Clock Ticking for TVCTV 

"If we lose TVCTV ... we don't think there's a way for the public to have a voice."

TVCTV President Bob Neal campaigning for free speech.

Patrick Sweeney

TVCTV President Bob Neal campaigning for free speech.

Viewers of either public access Channel 11 or arts and government affairs Channel 98 in the past week may have noticed the occasional plea for financial contributions, as Treasure Valley Community Television closes in on the end of the year. That's when, unless the station can put together a revenue stream equivalent to at least $5,000 a month, TVCTV will go dark.

"The clock is ticking," TVCTV Board President Bob Neal told Boise Weekly.

BW first reported in November that the station was facing closure in the wake of state legislation eliminating funds funneled to TVCTV from fees paid by cable subscribers and the cancellation of a service agreement with the city of Boise that swept away a combined $54,000 of the station's $60,000-a-year operating budget (BW, Citydesk, "TVCTV May Go Dark," Nov. 13, 2013).

Now, with a deadline of Dec. 31--when bridge funding from the city of Boise expires--TVCTV is scrambling to stay on the air.

For Jon Adamson, longtime host of the Channel 11 show Property Line Today, that means appealing to area businesses. He is trying to find 50 local businesses willing to commit $150 a month to the station in exchange for 60 "mentions"--as a nonprofit, TVCTV can't air advertising.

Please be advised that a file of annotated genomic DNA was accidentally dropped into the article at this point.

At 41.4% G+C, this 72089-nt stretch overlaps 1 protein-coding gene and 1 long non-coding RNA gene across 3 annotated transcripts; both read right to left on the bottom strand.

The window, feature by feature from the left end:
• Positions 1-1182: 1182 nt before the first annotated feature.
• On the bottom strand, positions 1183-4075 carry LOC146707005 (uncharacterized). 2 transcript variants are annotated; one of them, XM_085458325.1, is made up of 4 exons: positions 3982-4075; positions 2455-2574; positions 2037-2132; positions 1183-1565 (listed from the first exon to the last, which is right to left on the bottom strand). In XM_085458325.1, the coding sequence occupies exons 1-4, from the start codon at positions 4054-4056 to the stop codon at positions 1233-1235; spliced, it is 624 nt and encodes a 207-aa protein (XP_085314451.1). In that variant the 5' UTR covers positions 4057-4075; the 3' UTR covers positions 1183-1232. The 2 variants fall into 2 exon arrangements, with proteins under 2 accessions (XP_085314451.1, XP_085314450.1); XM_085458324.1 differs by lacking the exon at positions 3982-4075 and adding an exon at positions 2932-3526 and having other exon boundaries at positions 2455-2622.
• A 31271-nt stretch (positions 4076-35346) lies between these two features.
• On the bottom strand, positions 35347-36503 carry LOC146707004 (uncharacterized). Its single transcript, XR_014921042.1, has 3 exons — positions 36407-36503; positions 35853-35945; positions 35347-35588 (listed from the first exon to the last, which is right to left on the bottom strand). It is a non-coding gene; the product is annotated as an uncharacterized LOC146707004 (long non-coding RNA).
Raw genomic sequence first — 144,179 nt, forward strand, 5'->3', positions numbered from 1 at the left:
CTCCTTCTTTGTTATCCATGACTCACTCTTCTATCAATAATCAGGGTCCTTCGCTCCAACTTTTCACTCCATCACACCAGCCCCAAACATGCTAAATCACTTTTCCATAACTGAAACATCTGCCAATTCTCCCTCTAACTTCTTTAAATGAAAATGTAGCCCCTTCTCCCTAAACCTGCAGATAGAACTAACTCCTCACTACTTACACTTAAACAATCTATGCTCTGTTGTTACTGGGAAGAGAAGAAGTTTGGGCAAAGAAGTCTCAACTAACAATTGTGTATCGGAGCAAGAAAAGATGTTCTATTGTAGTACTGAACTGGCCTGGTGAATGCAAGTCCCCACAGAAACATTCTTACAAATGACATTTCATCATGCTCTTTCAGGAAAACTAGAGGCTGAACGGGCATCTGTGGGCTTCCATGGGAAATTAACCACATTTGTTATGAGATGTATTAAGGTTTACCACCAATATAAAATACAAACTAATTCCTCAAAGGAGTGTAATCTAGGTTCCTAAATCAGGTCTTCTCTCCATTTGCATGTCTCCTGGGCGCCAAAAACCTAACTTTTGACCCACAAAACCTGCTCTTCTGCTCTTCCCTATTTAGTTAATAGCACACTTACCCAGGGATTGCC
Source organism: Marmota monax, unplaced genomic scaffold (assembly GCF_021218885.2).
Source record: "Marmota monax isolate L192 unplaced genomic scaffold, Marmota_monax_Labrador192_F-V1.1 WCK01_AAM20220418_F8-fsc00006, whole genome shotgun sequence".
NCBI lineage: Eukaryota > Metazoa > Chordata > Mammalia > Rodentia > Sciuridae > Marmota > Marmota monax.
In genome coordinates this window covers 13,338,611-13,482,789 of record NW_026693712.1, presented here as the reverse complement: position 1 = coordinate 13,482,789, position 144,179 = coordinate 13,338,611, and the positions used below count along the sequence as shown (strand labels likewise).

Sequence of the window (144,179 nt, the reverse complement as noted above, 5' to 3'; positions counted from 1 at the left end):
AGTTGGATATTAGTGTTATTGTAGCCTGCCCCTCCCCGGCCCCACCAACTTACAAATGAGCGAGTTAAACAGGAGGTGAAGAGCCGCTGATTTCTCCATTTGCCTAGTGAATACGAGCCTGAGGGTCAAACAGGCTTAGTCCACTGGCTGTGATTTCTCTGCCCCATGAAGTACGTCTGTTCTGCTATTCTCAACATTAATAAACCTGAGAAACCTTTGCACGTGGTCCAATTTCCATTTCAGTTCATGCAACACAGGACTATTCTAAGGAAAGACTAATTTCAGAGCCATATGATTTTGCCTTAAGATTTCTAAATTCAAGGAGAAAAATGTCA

Neal reported that just prior to a meeting with the city last month, an unnamed party expressed interest in buying the station--ownership of which would revert to the city should TVCTV close its doors. The deal didn't go any further than discussion, but Neal said it "brings up a whole new ball of questions."

Ideally, according to Neal, the station would be sold to a public institution of some kind--preferably for educational ends.

"Somebody with the institutional wherewithal to make such a purchase, as well as the pool of labor behind it," he said, adding that students of journalism, broadcast technology or emerging technology could benefit.

For Adamson, who characterized his position with the station as "acting, volunteer, unpaid, willing-to-resign-at-any-time executive director"--a title Neal seemed surprised to hear Adamson was using, though Adamson maintains Neal asked him to serve as acting executive director--the future of TVCTV is to diversify with robust events coverage.

"If we can be the place to go to find out what's going on and what you missed, people will start tuning in more," Adamson said. Otherwise, losing the station would be a blow to free speech in the Treasure Valley.

"If we lose TVCTV and [Channel] 98, we don't think there's a way for the public to have a voice," he said.

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